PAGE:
In Part 1 of this three-part blog series, we reviewed Resource Allocation Planning, Tagging Resources, Authentication, Authorization and Password Policy and Audit Trail.
In Part 2, we will continue reviewing additional best practices for building new environments in the cloud.
It is crucial to set a budget and budget alerts for any account in the cloud at in the early stages of working with in cloud environment. This is important in order to avoid scenarios in which high resource consumption happens due to human error, such as purchasing or consuming expensive resources, or of Denial of Wallet scenarios, where external attackers breach an organization’s cloud account and deploys servers for Bitcoin mining.
Common examples of budget control management for various cloud providers:
- AWS Consolidated Billing – Configure central account among all the AWS account in the organization, in-order to forward billing data (which will be accessible only for a limited amount of user accounts).
- GCP Cloud Billing Account – Central repository for storing all billing data from all GCP projects.
- Azure Cost Management – An interface for configuring budget and budget alerts for all Azure subscriptions in the organization. It is possible to consolidate multiple Azure subscriptions to Management Groups in-order to centrally control budgets for all subscriptions.
- Budget on Oracle Cloud Infrastructure – An interface for configuring budget and budget alerts for all compartments.
Secure access to cloud environments
In order to avoid inbound access from the Internet to resources in cloud environments (virtual servers, databases, storage, etc.), it is highly recommended to deploy a bastion host, which will be accessible from the Internet (SSH or RDP traffic) and will allow access and management of resources inside the cloud environment.
Common guidelines for deploying Bastion Host:
- Linux Bastion Hosts on AWS
- Create an Azure Bastion host using the portal
- Securely connecting to VM instances on GCP
- Setting Up the Basic Infrastructure for a Cloud Environment, based on Oracle Cloud
The more we expand the usage of cloud environments, we can consider deploying a VPN tunnel from the corporate network (Site-to-site VPN) or allow client VPN access from the Internet to the cloud environment (such as AWS Client VPN endpoint, Azure Point-to-Site VPN, Oracle Cloud SSL VPN).
Managing compute resources (Virtual Machines and Containers)
When selecting to deploy virtual machines in cloud environment, it is highly recommended to follow the following guidelines:
- Choose an existing image from a pre-defined list in the cloud providers’ marketplace (operating system flavor, operating system build, and sometimes an image that includes additional software inside the base image).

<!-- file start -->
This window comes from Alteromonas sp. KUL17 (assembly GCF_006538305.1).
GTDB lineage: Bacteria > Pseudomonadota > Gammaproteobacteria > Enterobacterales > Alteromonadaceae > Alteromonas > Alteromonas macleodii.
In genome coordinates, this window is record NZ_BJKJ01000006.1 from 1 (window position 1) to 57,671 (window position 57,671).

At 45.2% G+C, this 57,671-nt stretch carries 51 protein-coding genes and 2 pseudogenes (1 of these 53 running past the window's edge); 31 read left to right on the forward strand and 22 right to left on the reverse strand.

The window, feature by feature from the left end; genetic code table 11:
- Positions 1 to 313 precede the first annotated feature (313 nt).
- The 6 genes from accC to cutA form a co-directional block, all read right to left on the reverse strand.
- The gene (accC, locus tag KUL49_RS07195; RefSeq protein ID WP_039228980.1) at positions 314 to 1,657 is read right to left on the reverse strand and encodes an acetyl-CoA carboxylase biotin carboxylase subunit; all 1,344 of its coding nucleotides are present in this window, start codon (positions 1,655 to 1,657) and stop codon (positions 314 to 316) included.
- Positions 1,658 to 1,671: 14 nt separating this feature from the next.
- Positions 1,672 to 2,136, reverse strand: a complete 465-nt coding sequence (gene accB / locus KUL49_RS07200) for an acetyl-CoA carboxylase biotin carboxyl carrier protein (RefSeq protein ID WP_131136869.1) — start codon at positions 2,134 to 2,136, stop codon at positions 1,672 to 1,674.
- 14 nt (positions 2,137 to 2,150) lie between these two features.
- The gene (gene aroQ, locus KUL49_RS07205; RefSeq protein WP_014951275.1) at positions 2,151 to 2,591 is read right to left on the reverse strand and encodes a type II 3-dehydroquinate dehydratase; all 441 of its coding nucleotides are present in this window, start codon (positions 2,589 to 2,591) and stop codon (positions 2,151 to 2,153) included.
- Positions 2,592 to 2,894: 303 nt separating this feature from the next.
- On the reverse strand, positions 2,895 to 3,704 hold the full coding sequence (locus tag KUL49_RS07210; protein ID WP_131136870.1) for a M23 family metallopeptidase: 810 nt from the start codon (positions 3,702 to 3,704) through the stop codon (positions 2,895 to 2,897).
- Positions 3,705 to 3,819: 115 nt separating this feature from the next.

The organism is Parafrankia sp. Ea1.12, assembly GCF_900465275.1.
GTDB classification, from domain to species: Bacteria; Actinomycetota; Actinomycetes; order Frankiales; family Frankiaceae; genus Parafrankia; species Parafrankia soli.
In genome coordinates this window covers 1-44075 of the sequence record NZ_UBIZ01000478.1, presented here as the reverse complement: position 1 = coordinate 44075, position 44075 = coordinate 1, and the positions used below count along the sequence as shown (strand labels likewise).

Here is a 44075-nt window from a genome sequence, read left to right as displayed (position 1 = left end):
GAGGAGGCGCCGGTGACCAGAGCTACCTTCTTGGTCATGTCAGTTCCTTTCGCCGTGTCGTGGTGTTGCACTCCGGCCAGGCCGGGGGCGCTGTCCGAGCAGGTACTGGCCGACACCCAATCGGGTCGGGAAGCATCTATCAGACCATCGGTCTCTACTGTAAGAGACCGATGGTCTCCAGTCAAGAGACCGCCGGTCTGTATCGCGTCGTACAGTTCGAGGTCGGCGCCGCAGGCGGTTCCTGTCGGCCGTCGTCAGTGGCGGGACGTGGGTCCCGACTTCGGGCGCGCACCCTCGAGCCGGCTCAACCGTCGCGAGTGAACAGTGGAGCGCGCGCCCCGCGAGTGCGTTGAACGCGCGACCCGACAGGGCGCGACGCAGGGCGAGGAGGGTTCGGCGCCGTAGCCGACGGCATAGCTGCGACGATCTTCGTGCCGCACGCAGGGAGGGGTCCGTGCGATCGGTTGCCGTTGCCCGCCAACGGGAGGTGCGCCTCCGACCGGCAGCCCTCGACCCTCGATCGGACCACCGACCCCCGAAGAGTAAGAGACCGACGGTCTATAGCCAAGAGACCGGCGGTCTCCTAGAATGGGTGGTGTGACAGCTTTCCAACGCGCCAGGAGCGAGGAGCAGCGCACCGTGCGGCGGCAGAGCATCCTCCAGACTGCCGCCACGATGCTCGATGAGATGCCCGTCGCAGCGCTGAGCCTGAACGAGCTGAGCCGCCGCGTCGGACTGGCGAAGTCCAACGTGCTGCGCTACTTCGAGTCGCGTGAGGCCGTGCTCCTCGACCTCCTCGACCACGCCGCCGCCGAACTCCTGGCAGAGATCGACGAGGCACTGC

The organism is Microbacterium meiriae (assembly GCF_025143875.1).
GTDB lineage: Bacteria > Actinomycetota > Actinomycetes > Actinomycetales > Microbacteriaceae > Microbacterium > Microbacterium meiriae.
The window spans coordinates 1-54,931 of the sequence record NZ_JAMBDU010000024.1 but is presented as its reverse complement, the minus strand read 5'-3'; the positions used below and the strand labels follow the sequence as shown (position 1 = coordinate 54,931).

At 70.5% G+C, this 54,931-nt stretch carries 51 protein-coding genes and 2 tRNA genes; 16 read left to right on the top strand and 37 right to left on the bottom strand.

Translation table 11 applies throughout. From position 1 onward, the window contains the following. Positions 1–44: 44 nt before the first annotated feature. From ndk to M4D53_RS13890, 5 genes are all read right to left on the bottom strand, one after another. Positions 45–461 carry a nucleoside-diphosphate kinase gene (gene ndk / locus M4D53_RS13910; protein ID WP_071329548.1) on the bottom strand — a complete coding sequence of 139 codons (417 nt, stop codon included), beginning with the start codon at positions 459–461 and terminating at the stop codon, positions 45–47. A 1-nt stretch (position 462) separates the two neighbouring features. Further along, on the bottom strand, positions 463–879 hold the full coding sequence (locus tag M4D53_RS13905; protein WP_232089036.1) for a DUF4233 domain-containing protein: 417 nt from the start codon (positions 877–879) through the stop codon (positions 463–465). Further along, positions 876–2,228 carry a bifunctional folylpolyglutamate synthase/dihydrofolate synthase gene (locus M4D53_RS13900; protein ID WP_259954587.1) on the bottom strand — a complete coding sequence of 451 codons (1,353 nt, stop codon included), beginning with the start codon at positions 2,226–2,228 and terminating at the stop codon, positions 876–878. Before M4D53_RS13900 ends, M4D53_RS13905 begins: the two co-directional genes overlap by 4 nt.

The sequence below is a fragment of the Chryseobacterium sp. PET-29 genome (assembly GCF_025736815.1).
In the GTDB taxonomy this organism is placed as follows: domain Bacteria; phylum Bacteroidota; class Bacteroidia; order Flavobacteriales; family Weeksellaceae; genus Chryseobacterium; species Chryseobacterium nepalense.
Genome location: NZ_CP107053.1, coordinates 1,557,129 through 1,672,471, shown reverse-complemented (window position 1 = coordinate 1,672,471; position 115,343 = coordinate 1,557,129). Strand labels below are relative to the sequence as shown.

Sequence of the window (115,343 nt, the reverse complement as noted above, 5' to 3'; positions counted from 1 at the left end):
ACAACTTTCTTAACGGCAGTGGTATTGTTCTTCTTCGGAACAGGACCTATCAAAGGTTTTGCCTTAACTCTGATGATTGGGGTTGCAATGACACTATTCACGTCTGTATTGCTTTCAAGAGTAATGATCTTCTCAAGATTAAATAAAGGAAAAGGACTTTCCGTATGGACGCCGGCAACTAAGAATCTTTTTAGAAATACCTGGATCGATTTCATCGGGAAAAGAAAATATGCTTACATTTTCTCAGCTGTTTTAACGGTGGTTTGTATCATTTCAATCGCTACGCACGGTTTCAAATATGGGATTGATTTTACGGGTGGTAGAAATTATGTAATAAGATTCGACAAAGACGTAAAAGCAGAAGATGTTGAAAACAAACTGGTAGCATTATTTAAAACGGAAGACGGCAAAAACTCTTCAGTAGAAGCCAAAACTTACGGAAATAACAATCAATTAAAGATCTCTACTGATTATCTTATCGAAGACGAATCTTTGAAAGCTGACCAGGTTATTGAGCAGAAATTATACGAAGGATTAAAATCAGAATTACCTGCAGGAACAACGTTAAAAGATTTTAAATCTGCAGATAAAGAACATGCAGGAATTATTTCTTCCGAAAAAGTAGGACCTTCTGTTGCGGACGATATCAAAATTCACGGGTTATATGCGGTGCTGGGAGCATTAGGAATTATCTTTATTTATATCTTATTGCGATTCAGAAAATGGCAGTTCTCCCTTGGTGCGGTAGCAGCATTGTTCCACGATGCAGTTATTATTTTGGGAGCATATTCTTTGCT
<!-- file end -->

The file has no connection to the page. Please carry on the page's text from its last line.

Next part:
- Configure the image according to organizational or application demands.
- Update all software versions inside the image.
- Store an up-to-date version of the image (“Golden Image”) inside the central image repository in the cloud environment (for reuse).
- In case the information inside the virtual machines is critical, consider using managed backup services (such as AWS Backup or Azure Backup).
- When deploying Windows servers, it is crucial to set complex passwords for the local Administrator’s account, and when possible, join the Windows machine to the corporate domain.
- When deploying Linux servers, it is crucial to use SSH Key authentication and store the private key(s) in a secure location.
- Whenever possible, encrypt data at rest for all block volumes (the server’s hard drives / volumes).
- It is highly recommended to connect the servers to a managed vulnerability assessment service, in order to detect software vulnerabilities (services such as Amazon Inspector or Azure Security Center).
- It is highly recommended to connect the servers to a managed patch management service in-order to ease the work of patch management (services such as AWS Systems Manager Patch Manager, Azure Automation Update Management or Google OS Patch Management).
When selecting to deploy containers in the cloud environment, it is highly recommended to follow the following guidelines:
- Use a Container image from a well know container repository.
- Update all binaries and all dependencies inside the Container image.
- Store all Container images inside a managed container repository inside the cloud environment (services such as Amazon ECR, Azure Container Registry, GCP Container Registry, Oracle Cloud Container Registry, etc.)
- Avoid using Root account inside the Containers.
- Avoid storing data (such as session IDs) inside the Container – make sure the container is stateless.
- It is highly recommended to connect the CI/CD process and the container update process to a managed vulnerability assessment service, in-order to detect software vulnerabilities (services such as Amazon ECR Image scanning, Azure Container Registry, GCP Container Analysis, etc.)
Storing sensitive information
It is highly recommended to avoid storing sensitive information, such as credentials, encryption keys, secrets, API keys, etc., in clear text inside virtual machines, containers, text files or on the local desktop.
Sensitive information should be stored inside managed vault services such as:
- AWS KMS or AWS Secrets Manager
- Azure Key Vault
- Google Cloud KMS or Google Secret Manager
- Oracle Cloud Infrastructure Key Management
- HashiCorp Vault
About the author
Eyal Estrin is a cloud architect, working in the Inter-University Computation Center (IUCC) in Israel. He has more than 20 years of experience in infrastructure, information security and public cloud services. He is a public columnist and shares knowledge about cloud services. You can follow him on Twitter at @eyalestrin